Philosophy of action figures by Nolen Gertz in The Atlantic

Nolen Gertz published an article in The Atlantic about how a children’s toy can be an identity marker for adults.

“On my desk are several action figures, ranging from the heroic (Superman) to the historic (Alexander the Great) to even the academic (Freud). But as long as I’ve owned them, these action figures have remained actionless: I do not make Superman fly, or Alexander conquer, or Freud psychoanalyze. Rather, I leave them standing, in the same pose, in the same place, in the same spatial relationship to all of the other items left static on my desk. And yet, in their own way, they’re still acting. Any toy can be played with, just as any rarity can be collected, but what makes action figures special is their ability to shape, and reveal, the nature of their owners.”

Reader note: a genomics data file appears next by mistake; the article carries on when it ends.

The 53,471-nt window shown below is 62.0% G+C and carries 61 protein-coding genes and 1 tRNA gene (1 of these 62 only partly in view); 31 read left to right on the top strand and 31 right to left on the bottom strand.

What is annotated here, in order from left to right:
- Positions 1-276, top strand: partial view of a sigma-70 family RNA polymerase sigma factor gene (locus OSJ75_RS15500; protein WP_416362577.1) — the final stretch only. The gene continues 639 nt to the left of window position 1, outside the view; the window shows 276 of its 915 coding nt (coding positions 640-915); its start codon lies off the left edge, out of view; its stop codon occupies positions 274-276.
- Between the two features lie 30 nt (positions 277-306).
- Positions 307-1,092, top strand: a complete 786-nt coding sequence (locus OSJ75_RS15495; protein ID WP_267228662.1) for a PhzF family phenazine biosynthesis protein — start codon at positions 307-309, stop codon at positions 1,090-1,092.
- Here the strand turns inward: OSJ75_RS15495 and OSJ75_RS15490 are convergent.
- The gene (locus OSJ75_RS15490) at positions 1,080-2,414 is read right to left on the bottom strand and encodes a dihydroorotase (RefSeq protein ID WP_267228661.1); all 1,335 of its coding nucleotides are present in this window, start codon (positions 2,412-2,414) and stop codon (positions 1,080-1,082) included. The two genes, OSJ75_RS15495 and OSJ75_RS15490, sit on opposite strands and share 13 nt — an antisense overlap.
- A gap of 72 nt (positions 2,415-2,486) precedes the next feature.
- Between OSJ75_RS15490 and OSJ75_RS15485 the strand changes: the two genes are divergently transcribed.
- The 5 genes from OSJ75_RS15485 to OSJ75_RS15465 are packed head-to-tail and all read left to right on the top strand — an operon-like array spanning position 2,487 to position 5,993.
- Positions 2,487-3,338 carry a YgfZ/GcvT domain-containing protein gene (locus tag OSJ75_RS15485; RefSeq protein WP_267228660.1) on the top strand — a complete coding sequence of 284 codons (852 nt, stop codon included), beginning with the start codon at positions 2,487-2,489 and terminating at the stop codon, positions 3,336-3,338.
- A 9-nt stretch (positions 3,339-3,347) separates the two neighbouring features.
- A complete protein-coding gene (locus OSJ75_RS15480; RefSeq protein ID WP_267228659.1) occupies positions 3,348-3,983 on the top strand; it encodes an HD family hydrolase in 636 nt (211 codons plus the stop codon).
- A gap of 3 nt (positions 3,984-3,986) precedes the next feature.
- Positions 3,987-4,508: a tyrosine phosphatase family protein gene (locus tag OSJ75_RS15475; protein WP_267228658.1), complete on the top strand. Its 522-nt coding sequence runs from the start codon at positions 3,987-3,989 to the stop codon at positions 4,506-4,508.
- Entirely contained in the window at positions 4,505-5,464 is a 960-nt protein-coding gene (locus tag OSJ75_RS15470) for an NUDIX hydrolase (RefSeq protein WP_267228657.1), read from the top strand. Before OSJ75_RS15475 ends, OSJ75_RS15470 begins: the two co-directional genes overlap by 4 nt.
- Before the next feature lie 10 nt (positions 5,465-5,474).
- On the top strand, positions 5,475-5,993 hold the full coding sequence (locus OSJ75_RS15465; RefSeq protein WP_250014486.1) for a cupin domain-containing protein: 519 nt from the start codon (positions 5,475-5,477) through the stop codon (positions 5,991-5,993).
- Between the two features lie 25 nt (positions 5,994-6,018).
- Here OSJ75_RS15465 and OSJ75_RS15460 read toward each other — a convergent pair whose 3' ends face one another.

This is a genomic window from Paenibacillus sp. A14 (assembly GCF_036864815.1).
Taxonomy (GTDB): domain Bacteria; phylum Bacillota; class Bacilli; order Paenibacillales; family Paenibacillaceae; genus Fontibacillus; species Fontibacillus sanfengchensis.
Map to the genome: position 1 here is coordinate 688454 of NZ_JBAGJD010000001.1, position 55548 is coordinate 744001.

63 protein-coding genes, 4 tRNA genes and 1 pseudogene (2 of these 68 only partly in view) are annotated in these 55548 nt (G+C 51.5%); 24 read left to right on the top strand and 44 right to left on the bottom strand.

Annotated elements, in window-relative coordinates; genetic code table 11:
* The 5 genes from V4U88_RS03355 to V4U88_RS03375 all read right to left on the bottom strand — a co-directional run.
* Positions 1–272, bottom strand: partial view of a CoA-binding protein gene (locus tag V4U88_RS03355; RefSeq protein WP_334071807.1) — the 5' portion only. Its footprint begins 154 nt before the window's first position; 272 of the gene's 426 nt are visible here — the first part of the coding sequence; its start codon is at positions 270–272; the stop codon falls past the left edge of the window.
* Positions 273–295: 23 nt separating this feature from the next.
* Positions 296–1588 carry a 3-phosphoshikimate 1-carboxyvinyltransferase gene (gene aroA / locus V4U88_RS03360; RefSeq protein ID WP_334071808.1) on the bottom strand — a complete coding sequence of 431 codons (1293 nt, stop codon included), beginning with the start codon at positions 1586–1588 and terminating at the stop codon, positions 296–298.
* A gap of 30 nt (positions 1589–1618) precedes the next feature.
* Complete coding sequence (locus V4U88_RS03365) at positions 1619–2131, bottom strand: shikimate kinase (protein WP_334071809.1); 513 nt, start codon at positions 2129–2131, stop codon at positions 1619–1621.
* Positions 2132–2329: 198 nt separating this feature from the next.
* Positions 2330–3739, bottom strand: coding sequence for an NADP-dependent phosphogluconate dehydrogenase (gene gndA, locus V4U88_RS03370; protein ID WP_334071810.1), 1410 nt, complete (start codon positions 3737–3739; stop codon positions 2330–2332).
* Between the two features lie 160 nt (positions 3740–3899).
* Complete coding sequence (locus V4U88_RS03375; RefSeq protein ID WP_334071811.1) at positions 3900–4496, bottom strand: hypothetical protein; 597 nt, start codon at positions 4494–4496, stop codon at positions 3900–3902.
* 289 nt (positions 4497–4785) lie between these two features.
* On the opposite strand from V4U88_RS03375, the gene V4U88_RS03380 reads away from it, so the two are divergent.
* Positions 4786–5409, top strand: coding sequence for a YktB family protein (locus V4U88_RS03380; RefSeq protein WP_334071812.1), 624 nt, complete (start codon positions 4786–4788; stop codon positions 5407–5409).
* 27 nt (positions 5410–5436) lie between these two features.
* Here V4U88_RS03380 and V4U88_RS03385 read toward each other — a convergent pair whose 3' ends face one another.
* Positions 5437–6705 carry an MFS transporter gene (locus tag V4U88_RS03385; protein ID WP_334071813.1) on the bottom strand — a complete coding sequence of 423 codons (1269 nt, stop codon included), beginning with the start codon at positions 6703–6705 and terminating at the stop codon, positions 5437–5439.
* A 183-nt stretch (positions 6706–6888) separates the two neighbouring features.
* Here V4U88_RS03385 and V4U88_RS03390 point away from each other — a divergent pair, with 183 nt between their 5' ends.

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IMAGE DISTRIBUTED FOR DISNEY CONSUMER PRODUCTS - Elijah Catrone, of Queens, N.Y., listens to a talking action figure as Force Friday kicks off at Disney Store in New York's Times Square, Friday, Sept. 4, 2015, to celebrate the launch of merchandise for Star Wars: The Force Awakens. (Photo by Stuart Ramson/Invision for Disney Consumer Products/AP Images)

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